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Mary George of Allnorthover

Lavinia Greenlaw

Mary George of Allnorthover

Author:Lavinia Greenlaw
Publisher:Houghton Mifflin

Posted 8/15/2001

The eponymous heroine of Lavinia Greenlaw's debut novel, Mary George of Allnorthover, feels hopeless. As she stumbles around a rural southern English landscape, Mary George experiences an almost startling lack of interest in her own destiny. At 17, she is the reluctant protagonist of her own life. Content but by no means happy, she reads books in her stale, cramped room in a small house in Essex and gets high with her only friend, Billy, on the banks of the local reservoir. Mary is firmly stuck in the middle of nowhere, with neither the energy nor the imagination to trace a path out.

Then she is uprooted. At the beginning of a long, steamy summer at the height of the mid-1970s fuel crunch, Mary's drab routine is disturbed when Tom Hepple, the troubled prodigal son of a local family, thinks he sees her walking on water. Tom's belief that Mary is a sort-of angel pitches him into a public and increasingly disruptive obsession with her. As the summer slogs forward, Tom's fixation dredges up the long-suppressed secrets of Allnorthover and frays the fabric of Mary's life, perhaps beyond repair.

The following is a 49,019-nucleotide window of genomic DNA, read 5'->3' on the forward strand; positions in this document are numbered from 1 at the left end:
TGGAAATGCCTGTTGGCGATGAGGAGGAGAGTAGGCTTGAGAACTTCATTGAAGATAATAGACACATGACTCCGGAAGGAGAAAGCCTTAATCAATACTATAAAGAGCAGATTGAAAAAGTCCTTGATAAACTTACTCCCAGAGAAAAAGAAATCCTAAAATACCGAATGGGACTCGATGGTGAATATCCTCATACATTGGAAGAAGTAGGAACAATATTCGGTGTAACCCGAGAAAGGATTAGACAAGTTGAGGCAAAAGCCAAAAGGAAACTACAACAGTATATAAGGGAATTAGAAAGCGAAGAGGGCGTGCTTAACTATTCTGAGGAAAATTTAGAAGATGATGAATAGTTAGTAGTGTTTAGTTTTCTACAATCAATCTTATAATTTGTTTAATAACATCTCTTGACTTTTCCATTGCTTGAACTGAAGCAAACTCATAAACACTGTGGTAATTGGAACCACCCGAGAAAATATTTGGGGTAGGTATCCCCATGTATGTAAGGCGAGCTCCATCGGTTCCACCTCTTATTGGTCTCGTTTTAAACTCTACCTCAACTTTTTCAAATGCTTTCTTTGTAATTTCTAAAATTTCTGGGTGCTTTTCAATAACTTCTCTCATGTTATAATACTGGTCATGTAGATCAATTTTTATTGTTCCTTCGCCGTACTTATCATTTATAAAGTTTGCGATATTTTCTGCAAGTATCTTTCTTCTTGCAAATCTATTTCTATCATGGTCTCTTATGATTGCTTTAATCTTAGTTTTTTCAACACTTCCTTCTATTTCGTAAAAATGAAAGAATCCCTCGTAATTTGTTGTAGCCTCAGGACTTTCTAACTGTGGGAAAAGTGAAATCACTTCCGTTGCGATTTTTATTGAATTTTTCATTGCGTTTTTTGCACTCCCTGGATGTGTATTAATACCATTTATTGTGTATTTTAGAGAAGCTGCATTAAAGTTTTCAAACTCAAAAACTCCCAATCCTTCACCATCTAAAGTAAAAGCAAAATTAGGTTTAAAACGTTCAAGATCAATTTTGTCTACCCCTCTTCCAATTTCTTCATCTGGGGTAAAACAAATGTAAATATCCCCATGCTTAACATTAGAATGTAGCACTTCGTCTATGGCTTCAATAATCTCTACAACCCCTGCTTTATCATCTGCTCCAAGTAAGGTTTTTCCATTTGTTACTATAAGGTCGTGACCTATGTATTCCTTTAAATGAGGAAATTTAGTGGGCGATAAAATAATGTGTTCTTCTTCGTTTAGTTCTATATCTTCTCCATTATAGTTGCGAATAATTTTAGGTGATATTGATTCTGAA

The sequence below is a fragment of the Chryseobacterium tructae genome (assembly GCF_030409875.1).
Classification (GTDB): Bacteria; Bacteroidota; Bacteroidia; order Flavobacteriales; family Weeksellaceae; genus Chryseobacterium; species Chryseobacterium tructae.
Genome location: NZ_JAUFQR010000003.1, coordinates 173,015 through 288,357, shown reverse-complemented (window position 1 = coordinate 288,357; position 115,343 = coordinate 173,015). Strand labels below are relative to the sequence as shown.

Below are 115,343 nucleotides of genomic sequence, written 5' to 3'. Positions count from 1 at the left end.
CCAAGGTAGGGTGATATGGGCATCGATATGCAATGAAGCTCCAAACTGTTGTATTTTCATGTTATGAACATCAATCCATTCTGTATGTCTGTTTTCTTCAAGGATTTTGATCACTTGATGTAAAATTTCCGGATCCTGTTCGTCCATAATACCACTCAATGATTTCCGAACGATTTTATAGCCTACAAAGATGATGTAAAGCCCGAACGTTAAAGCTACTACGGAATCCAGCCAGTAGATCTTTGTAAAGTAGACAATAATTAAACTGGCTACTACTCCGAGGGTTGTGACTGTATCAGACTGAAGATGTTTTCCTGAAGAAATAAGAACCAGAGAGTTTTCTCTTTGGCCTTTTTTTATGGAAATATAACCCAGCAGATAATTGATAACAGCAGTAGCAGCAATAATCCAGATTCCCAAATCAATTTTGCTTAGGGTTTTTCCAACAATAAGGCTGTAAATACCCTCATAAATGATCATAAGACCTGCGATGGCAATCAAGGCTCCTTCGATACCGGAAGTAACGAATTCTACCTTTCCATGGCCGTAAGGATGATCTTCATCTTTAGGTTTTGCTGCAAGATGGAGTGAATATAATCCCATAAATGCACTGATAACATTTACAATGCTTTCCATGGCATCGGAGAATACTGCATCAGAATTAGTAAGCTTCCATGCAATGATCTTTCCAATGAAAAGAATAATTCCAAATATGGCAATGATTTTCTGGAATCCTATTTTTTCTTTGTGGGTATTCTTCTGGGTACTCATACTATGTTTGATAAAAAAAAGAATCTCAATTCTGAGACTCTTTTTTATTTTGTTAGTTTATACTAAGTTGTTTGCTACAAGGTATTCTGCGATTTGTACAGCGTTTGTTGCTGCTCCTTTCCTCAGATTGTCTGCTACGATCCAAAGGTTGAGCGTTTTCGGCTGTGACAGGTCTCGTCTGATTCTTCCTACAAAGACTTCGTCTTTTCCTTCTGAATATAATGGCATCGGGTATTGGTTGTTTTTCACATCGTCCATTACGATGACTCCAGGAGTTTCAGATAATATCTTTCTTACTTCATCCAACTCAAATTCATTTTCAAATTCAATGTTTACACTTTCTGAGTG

What saves the book from being relentlessly depressing is the quality of author Lavinia Greenlaw's prose. Like Thomas Hardy, whose rich detailing of the topography of his characters' lives made Tess of the D'Urbervilles transcend its potential to be a dour morality tale, Greenlaw has a poet's sense of language and a production designer's eye for detail. The book is ripe with brief and alternately hilarious and heartbreaking scenes of stunning clarity, as when Mary first encounters the battery of smells--scorched hair, ammonia, and "synthetic scents of lily of the valley, Parma violet, lilac, and mint"--in the town's beauty parlor, or when she describes the hand of a dying woman: "Those tiny bones and the papery skin--it was like a reptile's wing."

At times, Greenlaw's prose labors under a battered nostalgia, relying on a breathless catalog of period details--Led Zeppelin, disco, and glam rock; punk, pot, and police brutality--to convey a sense of time and place. But she mostly pulls it off, vividly capturing the contradiction of a static backwater town struggling with the rapidly changing world around it. Most of all, she manages to give her dreary, myopic heroine a much-needed injection of purpose, without making her into a Cinderella cliché. One gets the sense that Mary will carry on and eventually find her place in the world--beyond Allnorthover, far from hopeless.

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